The Chinese edition of this book was published in 2012 by Taiwan’s Linking Publishing Company (Lianjing chuban gongsi). For the English edition I have made many revisions and added some details that I discovered more recently, and I have also corrected some figures based on newly discovered military documents. The events described in this book took place over a vast area, so it is quite a challenge to present them in a coherent and accessible way for readers who might not be familiar with China’s recent history. I have opted to break this complicated and little-known history into smaller scenes, interwoven with personal experiences. At the end of the book, statistics that I have worked out from many volumes of official publications provide readers with a fuller picture of what happened in the Tibetan regions in those years.
This book can only serve as a starting point, providing a general picture of this hidden war. I look forward to more memoirs by those who experienced this period, as well as the declassification of and public access to files, more researchers taking an interest in this period of history, and the use of multi-faceted research to fill in the details of this blank space in the modern history of both Tibet and China and to correct any errors and omissions in my account.
While I was researching and writing this book, Tibetans in all three Tibetan regions began a new round of resistance against Chinese Communist rule. This time they protested with self-immolation, using their lives to draw the world’s attention to their situation. Perhaps history can tell us why one generation of Tibetans after another has continued to resist, and why their resistance is so absolute.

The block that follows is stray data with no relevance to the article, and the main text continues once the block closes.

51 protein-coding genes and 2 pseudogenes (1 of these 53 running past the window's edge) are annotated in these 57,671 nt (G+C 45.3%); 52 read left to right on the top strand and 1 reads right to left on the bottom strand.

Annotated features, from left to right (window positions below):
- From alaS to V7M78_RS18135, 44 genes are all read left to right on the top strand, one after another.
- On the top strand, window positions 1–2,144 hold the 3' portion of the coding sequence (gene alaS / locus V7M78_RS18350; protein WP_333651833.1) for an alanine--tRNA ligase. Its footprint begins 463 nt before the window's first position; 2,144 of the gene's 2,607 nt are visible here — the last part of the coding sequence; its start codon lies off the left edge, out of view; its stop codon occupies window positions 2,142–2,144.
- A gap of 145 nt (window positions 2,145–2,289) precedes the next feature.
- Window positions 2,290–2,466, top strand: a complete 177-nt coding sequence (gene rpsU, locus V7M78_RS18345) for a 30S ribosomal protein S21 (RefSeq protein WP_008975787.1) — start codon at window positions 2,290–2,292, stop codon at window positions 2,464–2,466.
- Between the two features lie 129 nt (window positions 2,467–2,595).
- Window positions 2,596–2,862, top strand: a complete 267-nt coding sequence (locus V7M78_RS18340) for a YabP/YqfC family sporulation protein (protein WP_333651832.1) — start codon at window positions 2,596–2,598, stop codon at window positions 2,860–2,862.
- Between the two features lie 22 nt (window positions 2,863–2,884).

1. Translator’s note: Also known as the Tibetan Uprising or Tibetan Rebellion, the Lhasa incident was a revolt that erupted in the Tibetan capital on March 10, 1959, against the People’s Republic of China, which had taken control of Tibet under the Seventeen-Point Agreement in 1951. For details see Li Jianglin, Tibet in Agony.
2. That is, Ü-Tsang (Weizang), Kham (Kang), and Amdo (Anduo). The traditional three Tibetan regions are now part of Gansu, Qinghai, Yunnan, and Sichuan Provinces and the Tibet Autonomous Region (TAR), and are therefore now referred to as the “Four-province, one-region Tibetan area.” The long evolutionary process from the Tibetan (Tubo) empire to the “four provinces and one region” is not within the scope of this book.
3. On February 11, 1955, the Chinese government reorganized the original six military commands, creating twelve military commands: Shenyang, Beijing, Jinan, Nanjing, Guangzhou, Wuhan, Chengdu, Kunming, Lanzhou, Xinjiang, Inner Mongolia, and Tibet. Seven of these military commands participated directly in battle, while two other regions provided logistical support such as military hospitals and pontoon bridge units.